Understanding aggregate salary increases at Viterra and Nutrien

By GSU general secretary Hugh Wagner

Around this time each year, GSU receives numerous contacts from union members working for Nutrien and Viterra complaining that they received a salary increase that is lower than the X percent aggregate salary increase referred to in the collective agreements with their employer. 

While employees are justifiably upset that their salary increases are too low, it is important to remember that the collective agreements with Nutrien and Viterra refer to aggregate  salary increases of X percent.  

What this means is that the overall total salary increase must be the agreed upon percentage of payroll, but it does not mean that each individual employee will receive a salary increase equal to that percentage figure.

For example:

Imagine a work unit in which there are two employees and the employees in the unit are promised an aggregate salary increase of 2 percent. In this example employee “A” receives a salary increase of 3 percent and employee “B” receives a salary increase of 1 percent. While each employee received a salary increase different than 2 percent, the aggregate salary increase of the two-employee unit in this example is 2 percent (i.e. 3 + 1 divided by 2 = 2%).

This is one of the numerous bad features of the so-called pay for performance system that came as a plague on Viterra employees in 2008 and was adopted by Nutrien in 2013. GSU’s leadership vigorously warned about this negative feature of Viterra’s bargaining proposals and final offer at the time of the 2008 collective bargaining dispute and strike at Viterra.

In the absence of sufficient support to maintain the strike action commenced by Local 2 members of Viterra’s Regina head office, and a handful of Local 1 Viterra Operations and Maintenance members, GSU was not able to block the incursion of the so-called pay for performance pay system and its aggregate salary increase. Since then, GSU has proposed to end the unfair system whenever bargaining with Nutrien and Viterra, but so far we’ve not succeeded.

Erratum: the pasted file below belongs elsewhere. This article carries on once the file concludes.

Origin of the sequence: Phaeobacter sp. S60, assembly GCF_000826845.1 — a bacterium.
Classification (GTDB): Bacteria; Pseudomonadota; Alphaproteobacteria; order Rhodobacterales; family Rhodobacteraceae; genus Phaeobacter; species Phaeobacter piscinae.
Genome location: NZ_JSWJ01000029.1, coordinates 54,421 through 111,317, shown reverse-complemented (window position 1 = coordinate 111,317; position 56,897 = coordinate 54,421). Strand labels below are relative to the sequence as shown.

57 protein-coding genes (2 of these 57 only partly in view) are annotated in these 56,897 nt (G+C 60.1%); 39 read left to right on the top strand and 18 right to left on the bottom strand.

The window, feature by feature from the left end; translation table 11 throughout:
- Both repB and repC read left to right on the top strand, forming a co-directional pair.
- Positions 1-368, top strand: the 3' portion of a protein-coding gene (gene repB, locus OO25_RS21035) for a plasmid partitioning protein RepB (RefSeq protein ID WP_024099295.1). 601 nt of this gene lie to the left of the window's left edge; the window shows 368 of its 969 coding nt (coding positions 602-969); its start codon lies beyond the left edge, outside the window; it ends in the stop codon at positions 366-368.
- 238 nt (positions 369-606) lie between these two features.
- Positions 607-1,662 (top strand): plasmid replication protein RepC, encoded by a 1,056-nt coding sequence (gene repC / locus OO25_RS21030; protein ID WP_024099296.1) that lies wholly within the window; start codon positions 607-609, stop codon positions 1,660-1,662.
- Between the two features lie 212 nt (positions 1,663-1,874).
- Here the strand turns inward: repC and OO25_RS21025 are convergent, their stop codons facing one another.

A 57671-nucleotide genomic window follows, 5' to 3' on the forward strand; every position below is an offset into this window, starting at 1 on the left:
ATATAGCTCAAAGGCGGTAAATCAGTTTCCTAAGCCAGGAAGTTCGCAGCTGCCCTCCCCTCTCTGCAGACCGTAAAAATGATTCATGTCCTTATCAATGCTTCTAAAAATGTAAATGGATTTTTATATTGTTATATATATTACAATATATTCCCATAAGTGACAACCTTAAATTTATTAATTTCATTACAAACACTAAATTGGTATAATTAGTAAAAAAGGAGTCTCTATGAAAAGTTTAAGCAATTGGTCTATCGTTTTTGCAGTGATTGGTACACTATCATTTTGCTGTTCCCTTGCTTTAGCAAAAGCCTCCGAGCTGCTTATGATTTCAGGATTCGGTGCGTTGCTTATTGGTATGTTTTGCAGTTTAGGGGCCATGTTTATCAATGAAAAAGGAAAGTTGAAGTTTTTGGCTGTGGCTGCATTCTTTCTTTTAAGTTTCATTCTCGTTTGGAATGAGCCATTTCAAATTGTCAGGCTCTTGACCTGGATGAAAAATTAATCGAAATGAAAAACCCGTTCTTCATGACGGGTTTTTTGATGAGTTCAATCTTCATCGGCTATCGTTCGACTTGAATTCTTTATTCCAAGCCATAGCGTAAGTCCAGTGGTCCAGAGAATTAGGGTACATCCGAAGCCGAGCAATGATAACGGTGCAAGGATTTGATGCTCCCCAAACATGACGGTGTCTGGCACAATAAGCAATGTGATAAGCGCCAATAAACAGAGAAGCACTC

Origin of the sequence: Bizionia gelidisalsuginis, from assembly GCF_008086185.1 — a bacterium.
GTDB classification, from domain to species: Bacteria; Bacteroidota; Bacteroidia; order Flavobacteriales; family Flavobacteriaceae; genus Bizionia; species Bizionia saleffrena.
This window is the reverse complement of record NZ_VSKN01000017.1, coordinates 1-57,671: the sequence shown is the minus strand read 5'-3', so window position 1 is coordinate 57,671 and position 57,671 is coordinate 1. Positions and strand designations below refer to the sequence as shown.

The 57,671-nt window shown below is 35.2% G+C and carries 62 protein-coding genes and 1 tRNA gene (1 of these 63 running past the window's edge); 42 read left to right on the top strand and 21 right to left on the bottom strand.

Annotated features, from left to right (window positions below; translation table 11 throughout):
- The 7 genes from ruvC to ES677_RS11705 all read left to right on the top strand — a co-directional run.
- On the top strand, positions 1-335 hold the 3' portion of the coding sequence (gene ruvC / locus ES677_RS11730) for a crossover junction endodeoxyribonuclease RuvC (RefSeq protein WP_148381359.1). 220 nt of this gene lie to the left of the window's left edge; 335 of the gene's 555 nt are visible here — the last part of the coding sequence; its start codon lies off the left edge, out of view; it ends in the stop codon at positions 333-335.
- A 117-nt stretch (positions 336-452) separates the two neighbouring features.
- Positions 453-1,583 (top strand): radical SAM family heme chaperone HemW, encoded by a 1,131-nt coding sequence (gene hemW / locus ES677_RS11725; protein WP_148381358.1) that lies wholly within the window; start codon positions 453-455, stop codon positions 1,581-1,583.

One day we will reform this broken pay system, but only if union members band together and make it a priority they are prepared to fight for, even if that means walking the picket line until the job is done.

Grievance update on storm stayed employees

On Nov. 9 a number of GSU Local 1 (Viterra) members were prevented from going to work as a result of a severe snow storm that affected communities in south west and west central Saskatchewan.

In response to inquiries from union members who missed work as a result of the snow storm, GSU intervened with Viterra management to urge use of pressing necessity leave to cover absences from work. After a couple meetings, Viterra declined to consider the absences as falling under pressing necessity leave. GSU commenced grievance action and the matter has now passed through Step 2 of the grievance procedure under GSU’s collective agreement with Viterra.

“Step 3 is the final meeting in the grievance procedure where yet another effort will be made to convince management to change their stance,” said GSU general secretary Hugh Wagner. “If the situation doesn’t change at Step 3, the next decision is whether to send the grievance to arbitration by a neutral arbitrator.”

“Although this grievance has moved slowly it is still better than the alternative of accepting the employer’s word as final,“ Wagner said. “Amongst many other advantages, being unionized means employees get to challenge, question, and test their employer’s response to real life situations.”

“While not every challenge or grievance is successful, the net impact is to make the workplace a little more democratic and highlight issues that need to be addressed at the agreement renewal bargaining table,” said Wagner.

Further updates will follow.

Local 1 (Viterra) delegates, Local 2 (Viterra Office) executive members meet, approve salary schedule changes, and elect officers

GSU Local 1 (Viterra Operations/Maintenance) delegates and the Local 2 (Viterra head office) executive committee members have agreed to a proposal from Viterra management to make modest increases to most of the minimums and maximums of the salary structures in the collective agreements covering country operations and maintenance and Regina head office employees.